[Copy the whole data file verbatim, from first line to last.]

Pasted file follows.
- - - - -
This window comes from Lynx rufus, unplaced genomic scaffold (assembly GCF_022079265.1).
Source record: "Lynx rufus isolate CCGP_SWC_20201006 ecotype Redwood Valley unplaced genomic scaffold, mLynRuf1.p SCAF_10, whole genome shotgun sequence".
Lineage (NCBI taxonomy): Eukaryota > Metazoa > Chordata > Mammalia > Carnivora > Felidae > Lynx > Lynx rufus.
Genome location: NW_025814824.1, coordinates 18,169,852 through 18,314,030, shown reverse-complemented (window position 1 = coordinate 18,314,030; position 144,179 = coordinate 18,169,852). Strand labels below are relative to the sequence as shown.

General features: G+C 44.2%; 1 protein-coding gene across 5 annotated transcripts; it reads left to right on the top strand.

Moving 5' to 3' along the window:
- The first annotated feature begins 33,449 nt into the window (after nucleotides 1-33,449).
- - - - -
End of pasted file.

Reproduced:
This window comes from Lynx rufus, unplaced genomic scaffold (assembly GCF_022079265.1).
Source record: "Lynx rufus isolate CCGP_SWC_20201006 ecotype Redwood Valley unplaced genomic scaffold, mLynRuf1.p SCAF_10, whole genome shotgun sequence".
Lineage (NCBI taxonomy): Eukaryota > Metazoa > Chordata > Mammalia > Carnivora > Felidae > Lynx > Lynx rufus.
Genome location: NW_025814824.1, coordinates 18,169,852 through 18,314,030, shown reverse-complemented (window position 1 = coordinate 18,314,030; position 144,179 = coordinate 18,169,852). Strand labels below are relative to the sequence as shown.

General features: G+C 44.2%; 1 protein-coding gene across 5 annotated transcripts; it reads left to right on the top strand.

Moving 5' to 3' along the window:
- The first annotated feature begins 33,449 nt into the window (after nucleotides 1-33,449).